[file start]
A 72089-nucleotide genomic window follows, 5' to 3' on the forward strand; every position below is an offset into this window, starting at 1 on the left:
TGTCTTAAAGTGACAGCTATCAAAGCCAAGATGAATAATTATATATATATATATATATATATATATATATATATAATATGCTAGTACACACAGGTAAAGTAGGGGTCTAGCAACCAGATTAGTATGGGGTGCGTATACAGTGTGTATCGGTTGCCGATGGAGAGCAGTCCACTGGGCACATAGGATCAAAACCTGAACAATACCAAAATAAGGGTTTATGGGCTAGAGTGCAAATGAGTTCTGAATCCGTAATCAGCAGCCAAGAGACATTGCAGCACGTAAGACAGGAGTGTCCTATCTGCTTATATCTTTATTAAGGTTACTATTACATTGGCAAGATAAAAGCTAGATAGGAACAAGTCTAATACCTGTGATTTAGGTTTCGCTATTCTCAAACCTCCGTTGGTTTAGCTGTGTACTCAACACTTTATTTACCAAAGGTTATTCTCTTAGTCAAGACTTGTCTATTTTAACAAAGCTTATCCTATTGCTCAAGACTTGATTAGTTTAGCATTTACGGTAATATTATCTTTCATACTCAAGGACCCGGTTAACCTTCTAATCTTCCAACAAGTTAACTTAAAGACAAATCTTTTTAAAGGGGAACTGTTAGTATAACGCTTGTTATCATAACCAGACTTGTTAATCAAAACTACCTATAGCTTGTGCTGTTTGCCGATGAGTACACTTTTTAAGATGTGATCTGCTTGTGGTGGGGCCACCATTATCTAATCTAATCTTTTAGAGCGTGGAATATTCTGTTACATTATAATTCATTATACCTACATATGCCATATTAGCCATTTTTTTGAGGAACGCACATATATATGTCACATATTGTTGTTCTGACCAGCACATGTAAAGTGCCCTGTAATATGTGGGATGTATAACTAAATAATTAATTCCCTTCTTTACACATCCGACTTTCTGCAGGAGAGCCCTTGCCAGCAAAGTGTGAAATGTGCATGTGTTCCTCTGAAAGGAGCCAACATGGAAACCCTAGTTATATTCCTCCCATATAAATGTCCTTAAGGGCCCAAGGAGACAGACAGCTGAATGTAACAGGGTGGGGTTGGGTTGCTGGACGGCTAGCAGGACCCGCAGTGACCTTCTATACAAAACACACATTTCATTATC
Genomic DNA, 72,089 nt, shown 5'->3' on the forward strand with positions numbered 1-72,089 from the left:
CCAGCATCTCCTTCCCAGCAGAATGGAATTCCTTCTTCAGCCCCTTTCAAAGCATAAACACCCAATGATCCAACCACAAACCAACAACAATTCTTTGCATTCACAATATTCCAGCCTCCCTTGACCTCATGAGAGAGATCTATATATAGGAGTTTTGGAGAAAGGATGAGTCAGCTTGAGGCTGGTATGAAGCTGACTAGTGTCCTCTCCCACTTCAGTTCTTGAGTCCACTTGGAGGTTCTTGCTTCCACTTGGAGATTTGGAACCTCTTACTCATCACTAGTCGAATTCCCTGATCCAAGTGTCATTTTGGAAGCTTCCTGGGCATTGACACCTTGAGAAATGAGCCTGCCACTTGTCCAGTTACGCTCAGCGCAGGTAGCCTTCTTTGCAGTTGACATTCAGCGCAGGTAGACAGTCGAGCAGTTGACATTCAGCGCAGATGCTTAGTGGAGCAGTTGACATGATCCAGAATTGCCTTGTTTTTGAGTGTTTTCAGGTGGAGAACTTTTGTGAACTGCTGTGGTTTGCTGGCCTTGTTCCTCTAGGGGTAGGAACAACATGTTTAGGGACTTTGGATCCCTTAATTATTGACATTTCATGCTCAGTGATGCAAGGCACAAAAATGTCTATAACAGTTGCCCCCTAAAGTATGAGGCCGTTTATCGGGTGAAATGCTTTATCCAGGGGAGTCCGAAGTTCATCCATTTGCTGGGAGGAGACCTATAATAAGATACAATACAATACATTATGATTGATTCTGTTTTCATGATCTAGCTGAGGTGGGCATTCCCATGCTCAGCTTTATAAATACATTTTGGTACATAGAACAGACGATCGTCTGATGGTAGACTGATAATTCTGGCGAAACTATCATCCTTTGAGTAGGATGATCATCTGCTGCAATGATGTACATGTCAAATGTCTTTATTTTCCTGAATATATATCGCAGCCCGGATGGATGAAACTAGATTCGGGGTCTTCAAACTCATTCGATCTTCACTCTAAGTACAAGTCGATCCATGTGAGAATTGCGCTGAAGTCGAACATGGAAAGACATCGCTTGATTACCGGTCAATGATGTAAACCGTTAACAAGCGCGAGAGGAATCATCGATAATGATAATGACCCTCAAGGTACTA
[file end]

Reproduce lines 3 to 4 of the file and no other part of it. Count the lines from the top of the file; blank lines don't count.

Genomic DNA, 72,089 nt, shown 5'->3' on the forward strand with positions numbered 1-72,089 from the left:
CCAGCATCTCCTTCCCAGCAGAATGGAATTCCTTCTTCAGCCCCTTTCAAAGCATAAACACCCAATGATCCAACCACAAACCAACAACAATTCTTTGCATTCACAATATTCCAGCCTCCCTTGACCTCATGAGAGAGATCTATATATAGGAGTTTTGGAGAAAGGATGAGTCAGCTTGAGGCTGGTATGAAGCTGACTAGTGTCCTCTCCCACTTCAGTTCTTGAGTCCACTTGGAGGTTCTTGCTTCCACTTGGAGATTTGGAACCTCTTACTCATCACTAGTCGAATTCCCTGATCCAAGTGTCATTTTGGAAGCTTCCTGGGCATTGACACCTTGAGAAATGAGCCTGCCACTTGTCCAGTTACGCTCAGCGCAGGTAGCCTTCTTTGCAGTTGACATTCAGCGCAGGTAGACAGTCGAGCAGTTGACATTCAGCGCAGATGCTTAGTGGAGCAGTTGACATGATCCAGAATTGCCTTGTTTTTGAGTGTTTTCAGGTGGAGAACTTTTGTGAACTGCTGTGGTTTGCTGGCCTTGTTCCTCTAGGGGTAGGAACAACATGTTTAGGGACTTTGGATCCCTTAATTATTGACATTTCATGCTCAGTGATGCAAGGCACAAAAATGTCTATAACAGTTGCCCCCTAAAGTATGAGGCCGTTTATCGGGTGAAATGCTTTATCCAGGGGAGTCCGAAGTTCATCCATTTGCTGGGAGGAGACCTATAATAAGATACAATACAATACATTATGATTGATTCTGTTTTCATGATCTAGCTGAGGTGGGCATTCCCATGCTCAGCTTTATAAATACATTTTGGTACATAGAACAGACGATCGTCTGATGGTAGACTGATAATTCTGGCGAAACTATCATCCTTTGAGTAGGATGATCATCTGCTGCAATGATGTACATGTCAAATGTCTTTATTTTCCTGAATATATATCGCAGCCCGGATGGATGAAACTAGATTCGGGGTCTTCAAACTCATTCGATCTTCACTCTAAGTACAAGTCGATCCATGTGAGAATTGCGCTGAAGTCGAACATGGAAAGACATCGCTTGATTACCGGTCAATGATGTAAACCGTTAACAAGCGCGAGAGGAATCATCGATAATGATAATGACCCTCAAGGTACTA